A love story set in an old people's home with contemporary music sung onstage by a community choir - just the sort of intriguing, original and quirky idea we've come to expect from the Lyric's David Farr and his Icelandic chum Gisli Orn Gardarsson.
Unfortuantley on this occasion, it doesn't really work. The story is slight and the characters don't develop anywhere near enough for a proper play and the music is mostly snatches to include appropriate lyrics that sometimes make you smirk and sometimes make you squirm. Hidden away there are some good points made about how we ignore, patronise and unecessarily restrict the old, but not enough meat I'm afraid. In the end it left me depressed, planning how I ensure I never end up in such an institution! - Gareth James
20 Jun 08
What is theatre about if not to suspend disbelief? This charming, heart warming, heart breaking "musical" is a triumph. I have seen hundreds of productions over the past few years and this one has touched me more than many highly polished, super staged NT, RSC, West-End or Broadway shows. Julian Curry and Anna Calder-Marshall are wonderful together and in particular in their "escape" scene where they become a kind of geriatric Laura and Alec from Brief Encounter. Congratulations must go to David Farr for having the sheer audacity to put this part pro part amateur production on. It deserves to get a West-End run - so come on Mr Producers take a punt on it. It will need some polishing, but as one of the few shows that has really touched me this past twelve months I think it's worth it. - rds
07 Jun 08
I didn't think this was totally disastrous but I'm glad I went on a £9 night as the whole event has a very amateur feel to it. The singing is not great, the story isn't well thought through but it has two things going for it - its pleasantly twee and its better than Gone With The Wind! - Martin B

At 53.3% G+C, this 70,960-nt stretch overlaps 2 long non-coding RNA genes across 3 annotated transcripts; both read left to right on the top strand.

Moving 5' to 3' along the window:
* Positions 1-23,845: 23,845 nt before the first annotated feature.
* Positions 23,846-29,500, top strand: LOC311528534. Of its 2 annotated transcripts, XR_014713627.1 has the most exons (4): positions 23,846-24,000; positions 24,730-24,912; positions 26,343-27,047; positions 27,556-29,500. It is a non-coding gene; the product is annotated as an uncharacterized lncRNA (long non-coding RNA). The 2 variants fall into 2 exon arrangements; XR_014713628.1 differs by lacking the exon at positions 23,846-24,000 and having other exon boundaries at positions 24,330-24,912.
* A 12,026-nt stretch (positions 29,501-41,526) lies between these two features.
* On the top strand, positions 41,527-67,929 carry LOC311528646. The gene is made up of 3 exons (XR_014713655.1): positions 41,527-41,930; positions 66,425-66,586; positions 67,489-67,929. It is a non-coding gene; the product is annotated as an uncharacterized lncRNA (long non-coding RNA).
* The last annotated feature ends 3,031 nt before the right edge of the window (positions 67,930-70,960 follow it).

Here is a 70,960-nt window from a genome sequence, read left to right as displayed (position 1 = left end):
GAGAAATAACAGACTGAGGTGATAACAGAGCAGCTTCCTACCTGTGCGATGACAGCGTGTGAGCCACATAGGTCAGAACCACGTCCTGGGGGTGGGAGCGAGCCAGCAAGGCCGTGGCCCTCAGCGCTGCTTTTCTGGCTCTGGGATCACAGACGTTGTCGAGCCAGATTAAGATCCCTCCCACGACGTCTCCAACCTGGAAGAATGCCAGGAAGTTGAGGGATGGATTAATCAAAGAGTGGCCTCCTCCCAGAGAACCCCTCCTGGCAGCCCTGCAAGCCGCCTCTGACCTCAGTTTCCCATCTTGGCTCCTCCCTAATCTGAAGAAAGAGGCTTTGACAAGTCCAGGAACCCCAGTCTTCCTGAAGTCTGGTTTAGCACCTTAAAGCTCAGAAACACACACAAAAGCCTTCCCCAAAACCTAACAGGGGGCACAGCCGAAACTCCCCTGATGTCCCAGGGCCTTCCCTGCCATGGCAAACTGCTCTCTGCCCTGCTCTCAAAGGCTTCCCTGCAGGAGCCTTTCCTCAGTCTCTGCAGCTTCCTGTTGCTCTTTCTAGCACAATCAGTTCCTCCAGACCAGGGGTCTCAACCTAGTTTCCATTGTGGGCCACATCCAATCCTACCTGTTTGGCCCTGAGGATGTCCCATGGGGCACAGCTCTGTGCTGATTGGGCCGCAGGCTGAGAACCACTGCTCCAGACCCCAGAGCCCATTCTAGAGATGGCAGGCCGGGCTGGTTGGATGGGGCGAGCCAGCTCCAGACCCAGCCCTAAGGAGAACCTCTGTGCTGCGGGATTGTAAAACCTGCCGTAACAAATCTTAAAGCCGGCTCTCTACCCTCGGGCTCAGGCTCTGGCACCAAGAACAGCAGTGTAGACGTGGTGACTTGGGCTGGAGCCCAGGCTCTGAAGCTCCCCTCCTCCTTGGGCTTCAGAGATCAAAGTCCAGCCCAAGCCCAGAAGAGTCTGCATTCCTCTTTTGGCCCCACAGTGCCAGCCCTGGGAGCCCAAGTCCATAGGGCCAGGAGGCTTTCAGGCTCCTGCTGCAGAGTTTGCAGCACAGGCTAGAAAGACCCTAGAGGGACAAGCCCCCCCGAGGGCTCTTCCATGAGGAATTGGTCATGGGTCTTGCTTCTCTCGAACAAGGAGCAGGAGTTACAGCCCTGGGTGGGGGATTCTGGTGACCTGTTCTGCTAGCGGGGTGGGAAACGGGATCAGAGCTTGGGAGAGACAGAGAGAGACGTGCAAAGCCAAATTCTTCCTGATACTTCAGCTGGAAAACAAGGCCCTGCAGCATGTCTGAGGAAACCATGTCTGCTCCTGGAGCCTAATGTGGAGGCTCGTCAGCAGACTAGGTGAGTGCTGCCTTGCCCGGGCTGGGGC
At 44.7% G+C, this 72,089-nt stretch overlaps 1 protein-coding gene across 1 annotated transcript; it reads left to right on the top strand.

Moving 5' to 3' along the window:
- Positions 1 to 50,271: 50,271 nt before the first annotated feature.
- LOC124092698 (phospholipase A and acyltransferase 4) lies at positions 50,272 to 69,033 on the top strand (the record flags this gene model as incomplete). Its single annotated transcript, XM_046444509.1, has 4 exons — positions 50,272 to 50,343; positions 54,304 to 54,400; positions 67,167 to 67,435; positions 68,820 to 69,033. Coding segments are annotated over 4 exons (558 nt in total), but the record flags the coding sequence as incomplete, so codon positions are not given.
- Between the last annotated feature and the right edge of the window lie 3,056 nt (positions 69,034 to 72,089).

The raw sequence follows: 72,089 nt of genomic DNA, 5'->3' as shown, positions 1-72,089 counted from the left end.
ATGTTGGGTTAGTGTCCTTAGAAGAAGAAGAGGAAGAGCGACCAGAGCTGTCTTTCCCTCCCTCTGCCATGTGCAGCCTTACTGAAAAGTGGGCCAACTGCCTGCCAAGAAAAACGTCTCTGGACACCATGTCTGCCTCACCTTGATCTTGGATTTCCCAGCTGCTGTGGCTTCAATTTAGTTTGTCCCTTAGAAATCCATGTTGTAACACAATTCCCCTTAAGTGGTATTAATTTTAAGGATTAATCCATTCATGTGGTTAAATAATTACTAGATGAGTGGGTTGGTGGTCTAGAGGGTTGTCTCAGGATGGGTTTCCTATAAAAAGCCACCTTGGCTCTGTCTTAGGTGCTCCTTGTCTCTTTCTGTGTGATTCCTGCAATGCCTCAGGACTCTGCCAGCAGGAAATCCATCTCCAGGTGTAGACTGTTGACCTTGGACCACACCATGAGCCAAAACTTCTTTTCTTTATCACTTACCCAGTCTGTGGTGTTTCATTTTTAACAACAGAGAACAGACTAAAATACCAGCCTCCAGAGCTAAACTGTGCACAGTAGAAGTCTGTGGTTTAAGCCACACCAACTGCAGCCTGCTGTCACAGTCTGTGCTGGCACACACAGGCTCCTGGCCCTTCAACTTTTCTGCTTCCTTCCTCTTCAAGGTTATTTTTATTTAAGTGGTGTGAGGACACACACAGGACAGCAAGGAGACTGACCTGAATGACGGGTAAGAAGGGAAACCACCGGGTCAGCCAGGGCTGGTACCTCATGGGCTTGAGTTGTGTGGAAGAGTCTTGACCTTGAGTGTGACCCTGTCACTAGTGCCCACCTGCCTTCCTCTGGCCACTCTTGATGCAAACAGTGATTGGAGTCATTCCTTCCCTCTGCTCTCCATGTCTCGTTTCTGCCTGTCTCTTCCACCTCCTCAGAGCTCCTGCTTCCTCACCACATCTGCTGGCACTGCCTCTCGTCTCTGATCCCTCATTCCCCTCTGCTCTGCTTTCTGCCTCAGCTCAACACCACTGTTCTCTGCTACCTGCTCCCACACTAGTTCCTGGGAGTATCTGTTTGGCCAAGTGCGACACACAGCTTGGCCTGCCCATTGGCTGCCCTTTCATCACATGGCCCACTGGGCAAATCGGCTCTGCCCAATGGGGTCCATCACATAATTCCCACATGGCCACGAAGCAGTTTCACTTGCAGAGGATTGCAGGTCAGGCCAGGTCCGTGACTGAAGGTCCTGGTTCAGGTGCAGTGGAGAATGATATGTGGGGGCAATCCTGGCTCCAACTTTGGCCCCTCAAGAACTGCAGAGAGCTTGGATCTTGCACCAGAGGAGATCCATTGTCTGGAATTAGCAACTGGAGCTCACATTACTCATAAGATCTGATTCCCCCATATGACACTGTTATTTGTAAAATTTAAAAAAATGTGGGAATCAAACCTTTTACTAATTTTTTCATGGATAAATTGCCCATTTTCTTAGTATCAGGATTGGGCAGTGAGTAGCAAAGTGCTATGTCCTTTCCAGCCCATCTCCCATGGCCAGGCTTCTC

04 Jun 08
I probably shouldn't have seen it on the second night (but, hey, it was a Lyric '£9 night'), but still, I was hoping for something more polished. I couldn't quite believe that Margaret and Neville are 78 and 80 respectively, or in the over-night blossoming of their romance. The songs - while (fairly) well sung - sometimes ruin the scenes and set your teeth on edge, with the exception of the final, poignant scene, which moved some audience members to tears, judging by the sniffles coming from the Stalls. On the positive side, I loved the 'Three Sisters' skit and the (thankfully) brief moment with Neville and a bunch of flowers. If you go to see it, you'll know what I mean... but those moments don't quite rescue the show which comes hard on the heels of the unspeakably awful 'Contains Violence'. Andrew B - Andrew B
Whatsonstage.com - Discount London theatre tickets, theatre news and reviews, Theatre videos, Theatre discussion, National Theatre Listings. Covering London's West End, all of Theatreland and all UK theatre. The best
for London Theatre Ticket Discounts.